feel the thinner air as the platform was much more responsive,
especially when descending—less air for the propellers to grab
onto. I left it at one demo flight as we all were tired and still
cold, and so we went inside and enjoyed a great dinner, with
more planning discussions.
My plan was to use DroneDeploy to map a couple of areas
of the Adamello Glacier. One of things we wanted to see was if
we could measure a change in the glacier from morning
to the afternoon. The mountain guides expressed
interest in this, as they can feel and see a difference
in the glacier from morning to afternoon. Also, for our
search-and-rescue tests, we needed to create a 2D
map of one of the search areas.
The protocol for the search-and-rescue tests stated
that three different tests were to be conducted for each
scenario. So we created three teams, with a mountain guide
in each as the lead. Team 1 was to go out into the search
area looking for the missing hiker with no additional information; this is just as it is done today. Team 2 was to first see
a 2D map that we had just created of the area; based on that
data, they got to review their approach. Team 3 was able to
use the drone as an additional tool and aerial support during
We wanted to measure how long it would take until each
team spotted the missing person and then made physical
contact. Often, there is time between spotting the missing
person and making contact. One measurement is if a drone
can cut that time down; for example, if you know ahead of
time that a missing individual has fallen down a cliff, you can go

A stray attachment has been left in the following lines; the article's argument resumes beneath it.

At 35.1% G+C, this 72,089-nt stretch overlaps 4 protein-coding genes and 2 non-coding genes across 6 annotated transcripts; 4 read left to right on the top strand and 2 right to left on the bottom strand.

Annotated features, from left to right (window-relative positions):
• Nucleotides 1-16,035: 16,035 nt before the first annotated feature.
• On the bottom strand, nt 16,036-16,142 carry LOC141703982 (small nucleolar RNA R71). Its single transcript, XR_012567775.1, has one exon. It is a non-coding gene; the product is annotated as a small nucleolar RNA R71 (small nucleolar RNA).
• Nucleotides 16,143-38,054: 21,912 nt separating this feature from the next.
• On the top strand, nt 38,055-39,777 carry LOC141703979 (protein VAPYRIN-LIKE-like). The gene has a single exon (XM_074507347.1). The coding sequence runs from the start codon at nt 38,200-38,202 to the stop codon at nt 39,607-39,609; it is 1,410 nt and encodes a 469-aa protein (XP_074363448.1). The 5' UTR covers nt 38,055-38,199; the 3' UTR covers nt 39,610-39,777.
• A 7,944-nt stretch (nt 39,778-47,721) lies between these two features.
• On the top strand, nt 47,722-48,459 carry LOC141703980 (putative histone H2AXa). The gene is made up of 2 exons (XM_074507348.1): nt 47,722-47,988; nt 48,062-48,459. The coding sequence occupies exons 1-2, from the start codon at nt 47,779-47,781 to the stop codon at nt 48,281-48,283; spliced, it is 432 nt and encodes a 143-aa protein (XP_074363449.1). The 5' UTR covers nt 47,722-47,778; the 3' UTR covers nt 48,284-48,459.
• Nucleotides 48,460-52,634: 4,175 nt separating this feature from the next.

directly to the bottom of that cliff.
Before the search-and-rescue tests, we flew the DJI Phantom 4, with the assistance of DroneDeploy, over the search
area and gathered images to create a 2D mosaic output of the
area. It was early in the morning at high altitude, with winds of
about 20 knots (23mph) and a temperature of approximately
2°C ( 35°F)—overall, not bad conditions. And what you would
expect on top of a glacier anyway?!
The Phantom 4 flew the mission without any problems, and
we quickly off-loaded the images. Since we did not have any
connectivity up there, we planned on creating the mosaic with
native software on a laptop. It meant that we had to align each
row individually and then stitch the rows together. After about
30 minutes, we had a dataset and transferred it over to one of
the Android smart devices for Team 2 to review.
From the past few search-and-rescue missions as well
At this Altitude, the quAdcopter performed very well. i could feel the
thinner Air As the plAtform wAs much more responsive, especiAlly
when descending—less Air for the propellers to grAb onto.
Practice flight across
the valley from the